In brief: Oscars beat Super Bowl for ad premium; send your worst workers to Cannes

In other news: Coke's APAC marketing chief returns to Atlanta ... Brands smell '90s spirit ... YouTube ships kid-friendly app ... Priceline, Expedia go head-to-head for ad spend

From the Campaign family:

Coke's APAC marketing director returns to Atlanta. (Campaign Asia-Pacific) Following the appointment of Marcos De Quinto as global CMO of The Coca-Cola Company, Peter Schelstraete is returning to the company's Atlanta headquarters as the global lead of digital, connections and assets. In a recent interview with Campaign Asia-Pacific, Schelstraete discussed his 17-year career at Coca-Cola, beginning in Belgium before he went on to work in the "developing markets of the world."

Underperformers? Send them to Cannes. (Campaign UK) McCann London has created a digital and press campaign for the Cannes Lions International Festival Of Creativity, urging agencies to send underperforming staff to the event.The campaign, called "Invest in Creativity – Cheaper Than Redundancy," comprises press ads that will run in newspapers and trade magazines, and online films. It launches today and will run until the festival begins on June 21.

Facebook launches first British TV campaign. (Marketing) Facebook has begun a TV and outdoor campaign in the UK, boasting of the social media site's ability to help create and sustain friendships. Facebook’s in-house creative team, The Factory, created the campaign, which is called "The Friends."

Around the Web:

Oscars beat Super Bowl for ad premium. (Forbes) The Super Bowl attracts the largest television audience in the US and charges the most for a 30-second commercial. But Forbes crunches the numbers and finds advertisers pay a bigger premium for the Academy Awards. The Super Bowl delivered 25.4 viewers per advertising dollar, while the Oscars draw about 22.6 viewers-per-advertising dollar. That roughs out to a 12% premium for the Oscars over the Super Bowl.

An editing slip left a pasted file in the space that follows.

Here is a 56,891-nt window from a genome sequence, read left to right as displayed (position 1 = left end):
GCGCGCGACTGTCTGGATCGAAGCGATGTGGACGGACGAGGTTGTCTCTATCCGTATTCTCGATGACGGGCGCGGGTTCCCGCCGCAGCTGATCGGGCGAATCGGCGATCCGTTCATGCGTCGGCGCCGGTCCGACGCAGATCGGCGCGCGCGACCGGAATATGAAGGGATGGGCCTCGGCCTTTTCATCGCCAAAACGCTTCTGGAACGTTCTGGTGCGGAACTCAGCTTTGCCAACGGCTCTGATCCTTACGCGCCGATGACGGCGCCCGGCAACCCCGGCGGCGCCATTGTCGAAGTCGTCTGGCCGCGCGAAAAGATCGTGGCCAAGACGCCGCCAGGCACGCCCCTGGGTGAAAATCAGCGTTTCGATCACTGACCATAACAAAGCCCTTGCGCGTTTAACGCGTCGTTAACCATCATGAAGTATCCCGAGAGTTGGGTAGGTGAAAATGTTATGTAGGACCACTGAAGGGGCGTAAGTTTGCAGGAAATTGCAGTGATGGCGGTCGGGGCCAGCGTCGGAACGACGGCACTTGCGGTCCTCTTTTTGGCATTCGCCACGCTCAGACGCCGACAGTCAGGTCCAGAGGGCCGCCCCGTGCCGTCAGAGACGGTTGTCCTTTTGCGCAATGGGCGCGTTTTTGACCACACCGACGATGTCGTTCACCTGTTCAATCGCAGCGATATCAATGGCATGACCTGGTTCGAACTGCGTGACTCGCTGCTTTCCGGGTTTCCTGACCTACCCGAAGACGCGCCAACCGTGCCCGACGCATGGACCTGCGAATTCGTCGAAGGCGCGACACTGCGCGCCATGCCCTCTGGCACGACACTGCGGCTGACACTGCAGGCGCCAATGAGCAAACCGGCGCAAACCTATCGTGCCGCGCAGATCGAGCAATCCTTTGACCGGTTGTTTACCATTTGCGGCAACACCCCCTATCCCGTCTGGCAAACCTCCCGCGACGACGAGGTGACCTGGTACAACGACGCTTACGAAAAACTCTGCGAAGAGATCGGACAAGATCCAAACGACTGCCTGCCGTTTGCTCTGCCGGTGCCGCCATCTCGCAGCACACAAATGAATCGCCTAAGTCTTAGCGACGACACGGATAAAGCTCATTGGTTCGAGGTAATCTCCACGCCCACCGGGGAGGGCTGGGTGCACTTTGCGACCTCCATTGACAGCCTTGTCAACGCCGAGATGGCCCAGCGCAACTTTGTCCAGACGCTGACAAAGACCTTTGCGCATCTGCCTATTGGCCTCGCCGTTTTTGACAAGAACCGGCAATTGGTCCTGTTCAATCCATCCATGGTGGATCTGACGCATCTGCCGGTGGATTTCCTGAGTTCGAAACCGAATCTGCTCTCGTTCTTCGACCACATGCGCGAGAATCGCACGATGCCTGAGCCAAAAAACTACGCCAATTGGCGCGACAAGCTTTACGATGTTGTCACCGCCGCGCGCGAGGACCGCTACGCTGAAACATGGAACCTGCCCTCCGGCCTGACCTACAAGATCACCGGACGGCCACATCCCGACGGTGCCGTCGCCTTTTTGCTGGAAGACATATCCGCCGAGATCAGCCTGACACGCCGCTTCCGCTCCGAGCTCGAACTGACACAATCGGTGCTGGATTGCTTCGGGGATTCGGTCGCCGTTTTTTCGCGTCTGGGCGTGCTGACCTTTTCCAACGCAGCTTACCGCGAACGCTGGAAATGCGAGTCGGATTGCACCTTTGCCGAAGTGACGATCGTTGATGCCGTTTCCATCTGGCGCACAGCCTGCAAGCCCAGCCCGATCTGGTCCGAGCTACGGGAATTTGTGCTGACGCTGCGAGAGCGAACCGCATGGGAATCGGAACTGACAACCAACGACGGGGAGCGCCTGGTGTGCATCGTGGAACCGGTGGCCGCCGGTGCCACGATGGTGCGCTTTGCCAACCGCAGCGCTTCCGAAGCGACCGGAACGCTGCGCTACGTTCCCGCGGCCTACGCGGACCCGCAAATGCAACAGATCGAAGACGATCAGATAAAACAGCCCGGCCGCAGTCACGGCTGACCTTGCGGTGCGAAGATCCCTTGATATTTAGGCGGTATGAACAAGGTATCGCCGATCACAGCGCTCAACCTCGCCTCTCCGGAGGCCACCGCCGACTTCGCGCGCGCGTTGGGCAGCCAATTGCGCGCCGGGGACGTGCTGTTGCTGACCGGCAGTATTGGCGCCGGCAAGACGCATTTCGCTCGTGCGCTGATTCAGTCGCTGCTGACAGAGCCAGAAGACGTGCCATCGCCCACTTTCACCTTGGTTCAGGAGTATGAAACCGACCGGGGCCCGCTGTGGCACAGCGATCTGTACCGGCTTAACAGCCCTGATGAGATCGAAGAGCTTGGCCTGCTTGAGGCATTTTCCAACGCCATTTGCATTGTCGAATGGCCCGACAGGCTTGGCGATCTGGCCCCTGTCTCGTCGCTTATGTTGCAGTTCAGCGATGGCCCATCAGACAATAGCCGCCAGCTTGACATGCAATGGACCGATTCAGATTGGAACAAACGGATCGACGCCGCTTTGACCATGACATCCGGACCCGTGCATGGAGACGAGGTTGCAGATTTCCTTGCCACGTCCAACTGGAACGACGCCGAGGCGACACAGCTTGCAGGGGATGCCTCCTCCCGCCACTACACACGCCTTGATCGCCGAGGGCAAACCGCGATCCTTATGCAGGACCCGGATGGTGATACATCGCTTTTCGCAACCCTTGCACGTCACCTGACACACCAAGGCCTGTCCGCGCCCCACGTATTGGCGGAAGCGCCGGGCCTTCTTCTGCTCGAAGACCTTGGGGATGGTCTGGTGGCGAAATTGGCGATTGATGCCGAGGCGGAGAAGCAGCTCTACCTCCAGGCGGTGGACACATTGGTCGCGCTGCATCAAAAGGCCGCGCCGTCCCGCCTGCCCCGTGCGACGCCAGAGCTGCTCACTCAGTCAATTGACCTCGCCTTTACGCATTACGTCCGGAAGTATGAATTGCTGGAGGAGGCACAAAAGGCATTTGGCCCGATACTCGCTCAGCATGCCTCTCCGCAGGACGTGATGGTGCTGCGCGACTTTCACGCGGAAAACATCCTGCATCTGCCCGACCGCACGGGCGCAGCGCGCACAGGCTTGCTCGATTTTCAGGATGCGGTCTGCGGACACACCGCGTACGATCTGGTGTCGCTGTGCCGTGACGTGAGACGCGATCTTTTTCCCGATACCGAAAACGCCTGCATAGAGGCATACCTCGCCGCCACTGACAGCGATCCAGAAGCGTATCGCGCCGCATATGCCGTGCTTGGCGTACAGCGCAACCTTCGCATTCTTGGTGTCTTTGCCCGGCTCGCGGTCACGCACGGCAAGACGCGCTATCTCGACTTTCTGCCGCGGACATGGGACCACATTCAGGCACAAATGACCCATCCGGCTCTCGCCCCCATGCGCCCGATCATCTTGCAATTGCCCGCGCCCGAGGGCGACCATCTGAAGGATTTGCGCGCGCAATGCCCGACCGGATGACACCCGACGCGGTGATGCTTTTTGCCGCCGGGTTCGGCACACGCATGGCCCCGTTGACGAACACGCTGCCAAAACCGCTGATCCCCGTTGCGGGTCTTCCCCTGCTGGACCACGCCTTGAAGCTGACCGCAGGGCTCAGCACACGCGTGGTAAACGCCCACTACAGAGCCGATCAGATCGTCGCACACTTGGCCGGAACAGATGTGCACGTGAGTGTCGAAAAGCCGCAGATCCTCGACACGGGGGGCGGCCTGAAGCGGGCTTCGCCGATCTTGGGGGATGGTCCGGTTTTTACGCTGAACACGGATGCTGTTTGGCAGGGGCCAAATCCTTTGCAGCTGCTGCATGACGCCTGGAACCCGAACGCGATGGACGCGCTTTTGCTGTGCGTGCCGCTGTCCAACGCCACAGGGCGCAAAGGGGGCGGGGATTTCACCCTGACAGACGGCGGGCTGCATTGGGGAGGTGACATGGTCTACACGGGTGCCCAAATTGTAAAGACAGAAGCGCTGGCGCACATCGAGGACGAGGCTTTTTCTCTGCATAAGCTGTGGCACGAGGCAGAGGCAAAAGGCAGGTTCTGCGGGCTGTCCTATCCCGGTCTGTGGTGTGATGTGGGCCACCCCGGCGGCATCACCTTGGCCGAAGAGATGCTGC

A surge of '90s nostalgia propels marketing. (Adweek) Past decades regularly come back into vogue, and this is the '90s' moment, Adweek argues — suggesting that Millennials are longing for a simpler childhood era, Gen Z is looking to rebels of the past, and Gen X is reliving its youth.

YouTube Kids hits the digital playground. (Forbes) YouTube launched a kid-friendly app called YouTube Kids on Monday. YouTube will curate kid-friendly content provided by shows such as Sesame Street, TuTiTuTV, Reading Rainbow, Thomas The Tank Engine, Yo Gabba Gabba, Talking Tom, National Geographic Kids, Jim Henson TV, Pocoyo and Dreamworks TV. LeVar Burton of Reading Rainbow fame will create an exclusive original series on YouTube Kids called uTech, which will focus on next generation technologies.

Priceline, Expedia in ad-spend race. (Skift) When travel companies clash, agencies profit: The Priceline Group increased its advertising spending 34.5% to nearly $2.6 billion in 2014, while Expedia Inc.’s 2014 advertising expense jumped 33.3% to $1.6 billion.


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